7 Things Judges Hate
You don't want to annoy the judge. He or she is there to hear your dispute and help bring about resolution in the least painful way possible. So do the judge a favor and don't do these things, not in any particular order:
1. Asking For A Drug Test
Yes, I know you're angry. No, the fact that your ex was drunk last Saturday night does not make him or her an alcoholic who should not be around the children. Drug tests are serious business and can include urine, blood, hair or nail testing. Each test can cost at least $150 and if your ex passes the test, it can mean that you are responsible to pay the $150. Judges know that people play this tit for tat game and build protections into any drug testing order. You should not ask the judge to order a drug/alcohol test unless you yourself are also ready to take the same test and know that you will come out clean. Save the request for drug test for serious cases only, and the judge will thank you.
2. Expecting Different Treatment
Your situation is unique and has probably never happened to you before. You want the judge to know every detail leading up to who did what to whom. What's important to remember is that the judge isn't concerned if your ex was a horrible jerkface. He or she has seen hundreds or even thousands of similar cases with similar facts to yours. Divorce, equitable distribution, custody, support and other concerns brought to the judge are decided based on Pennsylvania law. Your situation may have sucked terribly, but there are no punishments and awards given based on such things. Pretend your situation is like a business and you must deal with the other person civilly. This is even more important when you consider that he or she is going to be in your life for many more years if you have young children. There is no favoritism from the judge and your case will be handled accordingly.
Please be on time for your court hearings. Everyone's time is valuable and the court is like a finely oiled machine, all parts need to be functioning. Answer questions clearly, don't interrupt, don't make faces, don't whisper under your breath. Dress neatly. Don't talk over the judge, the lawyers or too fast for the court reporter.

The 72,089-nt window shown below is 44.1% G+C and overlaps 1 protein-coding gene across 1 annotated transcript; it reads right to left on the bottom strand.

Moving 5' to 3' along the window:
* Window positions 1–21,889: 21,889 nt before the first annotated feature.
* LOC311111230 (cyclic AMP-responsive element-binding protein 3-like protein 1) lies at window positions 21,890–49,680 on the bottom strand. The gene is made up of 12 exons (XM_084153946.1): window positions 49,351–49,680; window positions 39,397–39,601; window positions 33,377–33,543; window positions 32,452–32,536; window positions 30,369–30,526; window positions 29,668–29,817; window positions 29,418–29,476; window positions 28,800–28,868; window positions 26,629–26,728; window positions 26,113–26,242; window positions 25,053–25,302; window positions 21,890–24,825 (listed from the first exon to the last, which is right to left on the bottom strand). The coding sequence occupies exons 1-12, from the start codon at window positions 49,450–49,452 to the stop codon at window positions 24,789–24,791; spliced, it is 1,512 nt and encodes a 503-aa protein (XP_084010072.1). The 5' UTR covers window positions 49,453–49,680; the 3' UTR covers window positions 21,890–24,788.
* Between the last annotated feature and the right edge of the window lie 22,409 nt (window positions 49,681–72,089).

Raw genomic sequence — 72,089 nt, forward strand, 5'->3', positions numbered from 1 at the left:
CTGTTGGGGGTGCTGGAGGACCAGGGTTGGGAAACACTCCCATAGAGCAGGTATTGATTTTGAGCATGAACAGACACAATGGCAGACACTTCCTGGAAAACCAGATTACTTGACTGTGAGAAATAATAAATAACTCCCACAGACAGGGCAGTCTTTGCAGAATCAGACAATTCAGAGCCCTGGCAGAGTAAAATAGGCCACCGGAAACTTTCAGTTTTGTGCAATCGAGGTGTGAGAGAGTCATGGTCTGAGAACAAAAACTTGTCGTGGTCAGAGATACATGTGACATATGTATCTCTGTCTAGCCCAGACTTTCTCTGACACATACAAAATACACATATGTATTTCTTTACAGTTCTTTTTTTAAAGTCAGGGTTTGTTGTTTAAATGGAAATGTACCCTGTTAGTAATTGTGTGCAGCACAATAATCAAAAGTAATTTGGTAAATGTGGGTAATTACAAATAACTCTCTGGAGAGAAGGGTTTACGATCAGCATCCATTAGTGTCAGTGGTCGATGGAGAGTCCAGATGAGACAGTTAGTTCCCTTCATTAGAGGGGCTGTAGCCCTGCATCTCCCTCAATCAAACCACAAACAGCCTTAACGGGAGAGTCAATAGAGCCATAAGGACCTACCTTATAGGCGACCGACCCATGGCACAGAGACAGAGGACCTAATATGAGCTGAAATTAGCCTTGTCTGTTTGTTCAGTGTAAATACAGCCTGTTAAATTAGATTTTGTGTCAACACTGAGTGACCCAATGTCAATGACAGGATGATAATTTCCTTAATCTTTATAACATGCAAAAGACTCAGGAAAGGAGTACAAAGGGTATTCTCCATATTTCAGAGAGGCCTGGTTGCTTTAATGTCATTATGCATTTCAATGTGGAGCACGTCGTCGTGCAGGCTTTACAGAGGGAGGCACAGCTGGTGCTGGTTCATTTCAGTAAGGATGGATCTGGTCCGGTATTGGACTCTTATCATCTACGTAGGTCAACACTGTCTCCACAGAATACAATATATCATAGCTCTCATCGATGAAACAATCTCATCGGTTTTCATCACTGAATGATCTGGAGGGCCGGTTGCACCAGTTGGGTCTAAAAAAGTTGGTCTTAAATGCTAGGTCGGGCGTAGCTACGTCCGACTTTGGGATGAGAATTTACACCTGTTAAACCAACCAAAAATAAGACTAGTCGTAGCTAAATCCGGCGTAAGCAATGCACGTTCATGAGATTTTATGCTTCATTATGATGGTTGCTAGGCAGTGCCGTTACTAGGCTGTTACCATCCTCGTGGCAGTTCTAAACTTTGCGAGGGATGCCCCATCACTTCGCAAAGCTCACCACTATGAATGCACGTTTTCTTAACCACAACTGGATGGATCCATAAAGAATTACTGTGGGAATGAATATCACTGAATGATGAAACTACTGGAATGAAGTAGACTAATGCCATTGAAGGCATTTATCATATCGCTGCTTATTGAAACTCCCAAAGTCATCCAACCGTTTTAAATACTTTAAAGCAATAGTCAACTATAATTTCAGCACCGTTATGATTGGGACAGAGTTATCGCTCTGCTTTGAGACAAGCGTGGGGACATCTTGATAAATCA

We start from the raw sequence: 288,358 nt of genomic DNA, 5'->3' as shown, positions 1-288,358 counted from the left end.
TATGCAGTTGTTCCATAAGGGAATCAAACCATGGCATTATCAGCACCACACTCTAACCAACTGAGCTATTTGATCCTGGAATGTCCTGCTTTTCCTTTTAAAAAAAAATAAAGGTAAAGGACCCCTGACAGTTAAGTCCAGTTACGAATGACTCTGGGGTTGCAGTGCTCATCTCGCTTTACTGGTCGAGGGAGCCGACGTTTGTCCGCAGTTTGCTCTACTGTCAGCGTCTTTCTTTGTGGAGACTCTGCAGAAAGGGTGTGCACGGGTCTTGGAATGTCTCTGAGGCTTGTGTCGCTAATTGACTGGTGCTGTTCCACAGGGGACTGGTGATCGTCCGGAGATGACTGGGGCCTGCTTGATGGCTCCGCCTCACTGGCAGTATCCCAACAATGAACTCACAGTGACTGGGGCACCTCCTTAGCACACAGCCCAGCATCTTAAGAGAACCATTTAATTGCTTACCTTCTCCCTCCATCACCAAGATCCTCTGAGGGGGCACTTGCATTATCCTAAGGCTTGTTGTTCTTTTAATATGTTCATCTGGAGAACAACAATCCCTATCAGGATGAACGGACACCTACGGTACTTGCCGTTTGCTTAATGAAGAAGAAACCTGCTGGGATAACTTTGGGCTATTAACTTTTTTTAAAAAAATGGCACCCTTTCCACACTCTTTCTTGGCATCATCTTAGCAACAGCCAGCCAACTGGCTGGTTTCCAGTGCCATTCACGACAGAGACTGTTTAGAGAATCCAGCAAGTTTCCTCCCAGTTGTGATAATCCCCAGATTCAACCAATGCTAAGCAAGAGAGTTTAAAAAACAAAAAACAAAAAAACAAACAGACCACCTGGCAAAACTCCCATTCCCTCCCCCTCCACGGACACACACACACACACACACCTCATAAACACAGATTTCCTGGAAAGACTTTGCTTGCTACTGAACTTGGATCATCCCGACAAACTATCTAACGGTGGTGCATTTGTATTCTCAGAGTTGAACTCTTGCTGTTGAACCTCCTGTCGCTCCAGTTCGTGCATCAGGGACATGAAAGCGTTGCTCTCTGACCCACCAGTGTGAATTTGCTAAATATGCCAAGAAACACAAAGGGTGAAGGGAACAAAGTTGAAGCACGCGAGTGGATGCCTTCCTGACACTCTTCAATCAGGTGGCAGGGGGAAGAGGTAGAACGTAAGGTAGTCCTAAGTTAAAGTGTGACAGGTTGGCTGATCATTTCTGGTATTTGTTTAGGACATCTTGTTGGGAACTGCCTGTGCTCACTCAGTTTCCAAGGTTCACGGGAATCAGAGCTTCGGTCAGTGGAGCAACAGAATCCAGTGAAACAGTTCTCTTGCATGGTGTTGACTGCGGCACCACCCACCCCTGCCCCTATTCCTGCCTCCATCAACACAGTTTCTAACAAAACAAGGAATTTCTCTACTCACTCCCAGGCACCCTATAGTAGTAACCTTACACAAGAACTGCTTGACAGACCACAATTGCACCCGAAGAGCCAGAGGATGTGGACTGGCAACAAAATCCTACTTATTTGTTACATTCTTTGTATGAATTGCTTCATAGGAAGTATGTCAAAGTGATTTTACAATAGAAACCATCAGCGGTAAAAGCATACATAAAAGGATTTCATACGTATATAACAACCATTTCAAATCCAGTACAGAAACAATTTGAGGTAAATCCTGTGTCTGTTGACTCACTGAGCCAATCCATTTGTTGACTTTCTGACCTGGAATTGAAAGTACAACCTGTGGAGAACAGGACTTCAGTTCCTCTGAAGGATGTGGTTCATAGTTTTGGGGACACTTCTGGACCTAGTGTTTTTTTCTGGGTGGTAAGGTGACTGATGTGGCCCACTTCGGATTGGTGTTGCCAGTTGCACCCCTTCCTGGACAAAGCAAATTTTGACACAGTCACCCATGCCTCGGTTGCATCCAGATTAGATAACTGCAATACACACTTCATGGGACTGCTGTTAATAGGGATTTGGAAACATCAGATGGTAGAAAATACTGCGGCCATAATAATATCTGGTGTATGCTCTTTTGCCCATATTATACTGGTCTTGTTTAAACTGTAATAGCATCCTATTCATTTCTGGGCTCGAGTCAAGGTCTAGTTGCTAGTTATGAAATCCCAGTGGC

4. Asking For The Impossible
Want your ex to hand in some documents? Ask for a discovery order. Need to have your parenting plan made more specific? Ask for dates/times/places and people to be included. Your ex not doing what you feel is best for the kids? Sorry, can't help you there. Safety concerns can always be discussed, but parents feel differently about bedtimes, food, education, and other kids' issues. The judge is not there to tell you or your ex how to raise your children. Please don't ask for that.
5. Not Showing Up
This is taking rudeness to a whole new level. Why aren't you there in person? It happens more than you think it does. It's fine if you live more than 100 miles away from the courthouse, but don't forget to inform the court personnel that you would like to testify by telephone. Emergencies do happen; remember to have the court's phone number available so you can call in. Bottom line: not showing up without a darn good reason is just wrong, and courts routinely order against that person or, the next time he or she does ask for the court's help, it might not happen.
6. Not Trying To Settle First
We are here because we have a dispute about X. Ok, well did you try to talk to the other side about your problem with X and how can we resolve it? Wait - you filed your petition immediately because you would rather let the judge handle all of it? Sorry folks, that's not how it's done. Court is supposed to be the last, final resort - not the first step. The next best thing, if the other side filed a petition without discussing it with you, have your attorney call them and discuss. At least then you can honestly tell the judge you tried to work it out.
7. Involving Children In Your Dispute
Almost all judges are not cool with fighting in front of your children, speaking ill of the other parent, or having a child go to court to talk about what's going on. A few judges will consent to interviewing children but that is reserved for the most serious situations. Legal disputes are adult matters and children should not have to deal with such things. If it's upsetting you, imagine how your 10 year old must feel. Call your best friend, speak with a counselor, have lunch with your mom, but please don't involve your kids. Even better, make sure your kids have a counselor or therapist they can confide in.